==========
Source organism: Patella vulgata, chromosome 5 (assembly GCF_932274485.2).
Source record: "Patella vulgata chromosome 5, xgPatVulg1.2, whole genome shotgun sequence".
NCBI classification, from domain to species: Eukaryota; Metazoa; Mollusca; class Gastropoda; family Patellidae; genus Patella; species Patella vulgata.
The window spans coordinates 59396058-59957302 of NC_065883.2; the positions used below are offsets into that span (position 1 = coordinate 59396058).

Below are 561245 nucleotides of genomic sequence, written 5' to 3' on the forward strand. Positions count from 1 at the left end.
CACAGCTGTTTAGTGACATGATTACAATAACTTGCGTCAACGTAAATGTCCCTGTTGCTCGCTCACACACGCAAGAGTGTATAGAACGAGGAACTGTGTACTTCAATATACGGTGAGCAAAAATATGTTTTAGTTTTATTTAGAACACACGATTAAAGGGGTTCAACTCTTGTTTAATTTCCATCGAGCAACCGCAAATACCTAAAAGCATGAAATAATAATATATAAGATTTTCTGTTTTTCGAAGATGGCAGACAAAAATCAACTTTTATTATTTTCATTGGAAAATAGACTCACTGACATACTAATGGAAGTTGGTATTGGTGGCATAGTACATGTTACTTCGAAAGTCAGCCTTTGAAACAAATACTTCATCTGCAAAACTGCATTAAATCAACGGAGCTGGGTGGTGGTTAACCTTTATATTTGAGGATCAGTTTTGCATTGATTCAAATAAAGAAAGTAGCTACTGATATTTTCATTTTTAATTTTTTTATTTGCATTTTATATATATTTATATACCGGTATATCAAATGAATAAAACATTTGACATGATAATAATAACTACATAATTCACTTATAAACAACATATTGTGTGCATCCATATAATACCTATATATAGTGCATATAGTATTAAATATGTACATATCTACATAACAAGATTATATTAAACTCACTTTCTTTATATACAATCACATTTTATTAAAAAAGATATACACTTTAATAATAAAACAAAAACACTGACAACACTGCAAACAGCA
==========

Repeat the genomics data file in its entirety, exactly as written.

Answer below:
Source organism: Patella vulgata, chromosome 5 (assembly GCF_932274485.2).
Source record: "Patella vulgata chromosome 5, xgPatVulg1.2, whole genome shotgun sequence".
NCBI classification, from domain to species: Eukaryota; Metazoa; Mollusca; class Gastropoda; family Patellidae; genus Patella; species Patella vulgata.
The window spans coordinates 59396058-59957302 of NC_065883.2; the positions used below are offsets into that span (position 1 = coordinate 59396058).

Below are 561245 nucleotides of genomic sequence, written 5' to 3' on the forward strand. Positions count from 1 at the left end.
CACAGCTGTTTAGTGACATGATTACAATAACTTGCGTCAACGTAAATGTCCCTGTTGCTCGCTCACACACGCAAGAGTGTATAGAACGAGGAACTGTGTACTTCAATATACGGTGAGCAAAAATATGTTTTAGTTTTATTTAGAACACACGATTAAAGGGGTTCAACTCTTGTTTAATTTCCATCGAGCAACCGCAAATACCTAAAAGCATGAAATAATAATATATAAGATTTTCTGTTTTTCGAAGATGGCAGACAAAAATCAACTTTTATTATTTTCATTGGAAAATAGACTCACTGACATACTAATGGAAGTTGGTATTGGTGGCATAGTACATGTTACTTCGAAAGTCAGCCTTTGAAACAAATACTTCATCTGCAAAACTGCATTAAATCAACGGAGCTGGGTGGTGGTTAACCTTTATATTTGAGGATCAGTTTTGCATTGATTCAAATAAAGAAAGTAGCTACTGATATTTTCATTTTTAATTTTTTTATTTGCATTTTATATATATTTATATACCGGTATATCAAATGAATAAAACATTTGACATGATAATAATAACTACATAATTCACTTATAAACAACATATTGTGTGCATCCATATAATACCTATATATAGTGCATATAGTATTAAATATGTACATATCTACATAACAAGATTATATTAAACTCACTTTCTTTATATACAATCACATTTTATTAAAAAAGATATACACTTTAATAATAAAACAAAAACACTGACAACACTGCAAACAGCA